Cost-effectiveness of pulse oximetry and integrated management of childhood illness for diagnosing severe pneumonia
Journal article, Peer reviewed
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Original versionin PLOS Glob Public Health vol. 2 no. 7 e0000757 p. 10.1371/journal.pgph.0000757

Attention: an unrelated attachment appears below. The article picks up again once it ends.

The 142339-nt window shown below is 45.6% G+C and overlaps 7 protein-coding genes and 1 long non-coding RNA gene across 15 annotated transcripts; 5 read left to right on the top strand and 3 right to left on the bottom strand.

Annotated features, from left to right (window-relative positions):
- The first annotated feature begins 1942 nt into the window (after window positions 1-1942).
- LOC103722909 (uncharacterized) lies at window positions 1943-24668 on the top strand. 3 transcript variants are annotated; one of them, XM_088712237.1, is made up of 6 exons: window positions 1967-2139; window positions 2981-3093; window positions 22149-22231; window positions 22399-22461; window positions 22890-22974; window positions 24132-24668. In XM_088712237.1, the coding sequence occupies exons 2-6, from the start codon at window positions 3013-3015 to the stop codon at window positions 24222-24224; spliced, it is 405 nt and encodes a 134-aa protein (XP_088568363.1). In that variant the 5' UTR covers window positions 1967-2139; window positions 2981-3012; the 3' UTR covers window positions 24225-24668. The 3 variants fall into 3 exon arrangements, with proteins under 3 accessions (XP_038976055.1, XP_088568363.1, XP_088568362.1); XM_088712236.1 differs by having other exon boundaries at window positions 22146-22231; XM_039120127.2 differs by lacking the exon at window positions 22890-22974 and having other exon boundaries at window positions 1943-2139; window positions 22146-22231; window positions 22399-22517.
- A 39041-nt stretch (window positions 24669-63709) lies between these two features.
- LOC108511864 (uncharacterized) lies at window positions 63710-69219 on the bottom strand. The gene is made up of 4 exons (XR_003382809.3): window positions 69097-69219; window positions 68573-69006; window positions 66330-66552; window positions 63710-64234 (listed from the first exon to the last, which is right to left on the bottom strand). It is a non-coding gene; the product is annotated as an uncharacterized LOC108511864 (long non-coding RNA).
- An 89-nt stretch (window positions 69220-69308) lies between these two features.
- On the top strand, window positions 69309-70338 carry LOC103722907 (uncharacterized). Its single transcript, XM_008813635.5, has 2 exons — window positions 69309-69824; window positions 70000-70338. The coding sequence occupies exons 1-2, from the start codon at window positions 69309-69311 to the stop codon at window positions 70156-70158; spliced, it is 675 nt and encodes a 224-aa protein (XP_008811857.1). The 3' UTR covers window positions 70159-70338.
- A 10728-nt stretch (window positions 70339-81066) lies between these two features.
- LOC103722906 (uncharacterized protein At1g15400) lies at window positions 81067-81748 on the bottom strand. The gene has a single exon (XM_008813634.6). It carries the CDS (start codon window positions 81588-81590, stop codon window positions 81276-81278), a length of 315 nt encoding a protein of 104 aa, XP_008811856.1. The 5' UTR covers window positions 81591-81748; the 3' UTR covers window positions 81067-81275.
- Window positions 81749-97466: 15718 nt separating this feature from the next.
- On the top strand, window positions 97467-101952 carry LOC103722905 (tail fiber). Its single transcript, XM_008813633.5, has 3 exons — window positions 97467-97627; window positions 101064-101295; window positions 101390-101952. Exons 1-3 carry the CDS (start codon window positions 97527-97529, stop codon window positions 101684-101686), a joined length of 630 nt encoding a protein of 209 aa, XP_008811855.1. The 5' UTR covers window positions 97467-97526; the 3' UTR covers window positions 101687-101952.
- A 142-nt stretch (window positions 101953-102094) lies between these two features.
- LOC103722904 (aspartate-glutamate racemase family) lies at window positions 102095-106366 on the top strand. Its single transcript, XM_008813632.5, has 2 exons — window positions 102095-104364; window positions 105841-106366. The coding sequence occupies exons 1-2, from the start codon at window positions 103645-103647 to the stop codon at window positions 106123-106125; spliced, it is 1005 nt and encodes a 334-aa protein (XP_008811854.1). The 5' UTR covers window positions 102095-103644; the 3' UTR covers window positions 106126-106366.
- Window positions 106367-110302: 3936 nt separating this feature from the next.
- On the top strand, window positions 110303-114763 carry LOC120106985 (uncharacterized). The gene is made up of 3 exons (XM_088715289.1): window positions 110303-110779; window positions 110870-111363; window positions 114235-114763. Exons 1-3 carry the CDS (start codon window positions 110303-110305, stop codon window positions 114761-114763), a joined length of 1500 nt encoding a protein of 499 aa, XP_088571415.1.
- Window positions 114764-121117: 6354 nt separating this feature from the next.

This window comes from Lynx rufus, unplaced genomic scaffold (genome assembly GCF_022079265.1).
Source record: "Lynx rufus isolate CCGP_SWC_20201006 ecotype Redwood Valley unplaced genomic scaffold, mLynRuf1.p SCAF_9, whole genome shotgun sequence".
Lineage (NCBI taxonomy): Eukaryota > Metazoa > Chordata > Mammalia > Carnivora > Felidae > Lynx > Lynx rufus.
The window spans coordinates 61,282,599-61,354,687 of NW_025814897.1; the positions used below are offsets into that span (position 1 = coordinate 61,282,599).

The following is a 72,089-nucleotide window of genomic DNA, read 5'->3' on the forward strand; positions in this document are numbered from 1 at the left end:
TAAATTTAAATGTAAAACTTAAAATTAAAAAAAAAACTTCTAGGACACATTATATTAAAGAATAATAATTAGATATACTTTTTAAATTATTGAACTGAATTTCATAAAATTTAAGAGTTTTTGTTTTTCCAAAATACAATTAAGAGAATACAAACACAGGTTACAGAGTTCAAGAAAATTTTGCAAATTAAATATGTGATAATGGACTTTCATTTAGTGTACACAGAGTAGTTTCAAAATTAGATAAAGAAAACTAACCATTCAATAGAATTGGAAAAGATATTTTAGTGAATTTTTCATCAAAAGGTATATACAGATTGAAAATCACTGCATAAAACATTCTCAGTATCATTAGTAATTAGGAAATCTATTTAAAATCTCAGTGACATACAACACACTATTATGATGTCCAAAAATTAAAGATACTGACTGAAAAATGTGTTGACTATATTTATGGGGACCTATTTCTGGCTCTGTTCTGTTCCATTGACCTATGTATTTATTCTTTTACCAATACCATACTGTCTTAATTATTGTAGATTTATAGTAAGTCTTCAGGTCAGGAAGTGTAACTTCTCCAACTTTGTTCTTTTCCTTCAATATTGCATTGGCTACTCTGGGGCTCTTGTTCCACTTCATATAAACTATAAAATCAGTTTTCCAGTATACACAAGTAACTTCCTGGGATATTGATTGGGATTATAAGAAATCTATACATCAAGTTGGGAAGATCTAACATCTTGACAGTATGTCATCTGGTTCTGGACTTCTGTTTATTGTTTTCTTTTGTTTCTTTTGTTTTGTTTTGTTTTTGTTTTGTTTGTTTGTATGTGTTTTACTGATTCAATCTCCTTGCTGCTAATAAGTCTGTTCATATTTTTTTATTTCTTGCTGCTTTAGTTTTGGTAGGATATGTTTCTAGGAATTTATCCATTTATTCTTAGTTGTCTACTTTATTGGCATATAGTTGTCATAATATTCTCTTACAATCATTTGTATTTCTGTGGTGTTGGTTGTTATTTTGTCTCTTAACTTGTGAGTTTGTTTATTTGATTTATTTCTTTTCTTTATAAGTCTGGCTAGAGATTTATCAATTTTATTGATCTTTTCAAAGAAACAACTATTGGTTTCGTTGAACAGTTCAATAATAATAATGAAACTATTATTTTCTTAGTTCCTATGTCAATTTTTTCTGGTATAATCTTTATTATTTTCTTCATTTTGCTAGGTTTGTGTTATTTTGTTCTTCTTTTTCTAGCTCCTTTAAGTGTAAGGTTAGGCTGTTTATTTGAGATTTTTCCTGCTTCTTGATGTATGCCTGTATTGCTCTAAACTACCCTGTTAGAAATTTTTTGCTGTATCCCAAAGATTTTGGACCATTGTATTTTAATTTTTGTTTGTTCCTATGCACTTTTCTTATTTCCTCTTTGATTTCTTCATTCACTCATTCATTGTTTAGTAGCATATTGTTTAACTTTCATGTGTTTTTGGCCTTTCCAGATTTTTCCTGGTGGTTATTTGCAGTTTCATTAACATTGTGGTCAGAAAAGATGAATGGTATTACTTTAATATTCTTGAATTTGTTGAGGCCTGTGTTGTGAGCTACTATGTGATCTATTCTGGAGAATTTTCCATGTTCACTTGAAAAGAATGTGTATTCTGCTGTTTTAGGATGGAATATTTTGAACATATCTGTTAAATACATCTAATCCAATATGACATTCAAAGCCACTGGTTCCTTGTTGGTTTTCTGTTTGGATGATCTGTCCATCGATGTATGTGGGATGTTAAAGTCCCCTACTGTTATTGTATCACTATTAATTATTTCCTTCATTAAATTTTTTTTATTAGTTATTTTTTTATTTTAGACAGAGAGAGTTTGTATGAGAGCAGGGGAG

Pneumonia is a major killer of children younger than five years old. In resource constrained health facilities, the capacity to diagnose severe pneumonia is low. Therefore, it is important to identify technologies that improve the diagnosis of severe pneumonia at the lowest incremental cost. The objective of this study was to conduct a health economic evaluation of standard integrated management of childhood illnesses (IMCI) guideline alone and combined use of standard IMCI guideline and pulse oximetry in diagnosing childhood pneumonia. This is a cluster-randomized controlled trial conducted in health centres in southern Ethiopia. Two methods of diagnosing pneumonia in children younger than five years old at 24 health centres are analysed. In the intervention arm, combined use of the pulse oximetry and standard IMCI guideline was used. In the control arm, the standard IMCI guideline alone was used. The primary outcome was cases of diagnosed severe pneumonia. Provider and patient costs were collected. A probabilistic decision tree was used in analysis of primary trial data to get incremental cost per case of diagnosed severe pneumonia. The proportion of children diagnosed with severe pneumonia was 148/928 (16.0%) in the intervention arm and 34/876 (4.0%) in the control arm. The average cost per diagnosed severe pneumonia case was USD 25.74 for combined use of pulse oximetry and standard IMCI guideline and USD 17.98 for standard IMCI guideline alone. The incremental cost of combined use of IMCI and pulse oximetry was USD 29 per extra diagnosed severe pneumonia case compared to standard IMCI guideline alone. Adding pulse oximetry to the diagnostic toolkit in the standard IMCI guideline could detect and treat one more child with severe pneumonia for an additional investment of USD 29. Better diagnostic tools for lower respiratory infections are important in resource-constrained settings, especially now during the COVID-19 pandemic.